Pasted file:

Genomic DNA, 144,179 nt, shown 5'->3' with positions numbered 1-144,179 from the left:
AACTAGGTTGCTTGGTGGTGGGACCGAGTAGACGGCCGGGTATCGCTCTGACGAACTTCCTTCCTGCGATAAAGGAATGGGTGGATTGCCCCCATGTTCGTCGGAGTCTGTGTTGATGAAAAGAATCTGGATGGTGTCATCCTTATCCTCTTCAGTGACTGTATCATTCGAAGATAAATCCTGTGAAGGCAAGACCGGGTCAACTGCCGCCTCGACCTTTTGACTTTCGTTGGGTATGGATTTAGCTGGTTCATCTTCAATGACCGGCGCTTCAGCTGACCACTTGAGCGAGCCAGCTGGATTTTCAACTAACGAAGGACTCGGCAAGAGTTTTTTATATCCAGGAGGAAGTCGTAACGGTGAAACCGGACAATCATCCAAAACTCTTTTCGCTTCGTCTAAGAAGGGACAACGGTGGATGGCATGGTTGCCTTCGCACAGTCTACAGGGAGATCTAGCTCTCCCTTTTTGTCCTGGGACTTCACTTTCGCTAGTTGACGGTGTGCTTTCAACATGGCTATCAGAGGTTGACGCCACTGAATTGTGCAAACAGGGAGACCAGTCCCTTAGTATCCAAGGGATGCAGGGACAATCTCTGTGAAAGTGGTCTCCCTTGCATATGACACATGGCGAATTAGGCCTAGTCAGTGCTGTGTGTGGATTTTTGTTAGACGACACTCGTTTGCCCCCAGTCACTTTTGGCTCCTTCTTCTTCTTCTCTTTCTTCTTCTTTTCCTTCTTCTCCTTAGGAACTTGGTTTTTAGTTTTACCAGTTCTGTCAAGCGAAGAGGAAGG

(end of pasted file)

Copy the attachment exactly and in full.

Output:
Genomic DNA, 144,179 nt, shown 5'->3' with positions numbered 1-144,179 from the left:
AACTAGGTTGCTTGGTGGTGGGACCGAGTAGACGGCCGGGTATCGCTCTGACGAACTTCCTTCCTGCGATAAAGGAATGGGTGGATTGCCCCCATGTTCGTCGGAGTCTGTGTTGATGAAAAGAATCTGGATGGTGTCATCCTTATCCTCTTCAGTGACTGTATCATTCGAAGATAAATCCTGTGAAGGCAAGACCGGGTCAACTGCCGCCTCGACCTTTTGACTTTCGTTGGGTATGGATTTAGCTGGTTCATCTTCAATGACCGGCGCTTCAGCTGACCACTTGAGCGAGCCAGCTGGATTTTCAACTAACGAAGGACTCGGCAAGAGTTTTTTATATCCAGGAGGAAGTCGTAACGGTGAAACCGGACAATCATCCAAAACTCTTTTCGCTTCGTCTAAGAAGGGACAACGGTGGATGGCATGGTTGCCTTCGCACAGTCTACAGGGAGATCTAGCTCTCCCTTTTTGTCCTGGGACTTCACTTTCGCTAGTTGACGGTGTGCTTTCAACATGGCTATCAGAGGTTGACGCCACTGAATTGTGCAAACAGGGAGACCAGTCCCTTAGTATCCAAGGGATGCAGGGACAATCTCTGTGAAAGTGGTCTCCCTTGCATATGACACATGGCGAATTAGGCCTAGTCAGTGCTGTGTGTGGATTTTTGTTAGACGACACTCGTTTGCCCCCAGTCACTTTTGGCTCCTTCTTCTTCTTCTCTTTCTTCTTCTTTTCCTTCTTCTCCTTAGGAACTTGGTTTTTAGTTTTACCAGTTCTGTCAAGCGAAGAGGAAGG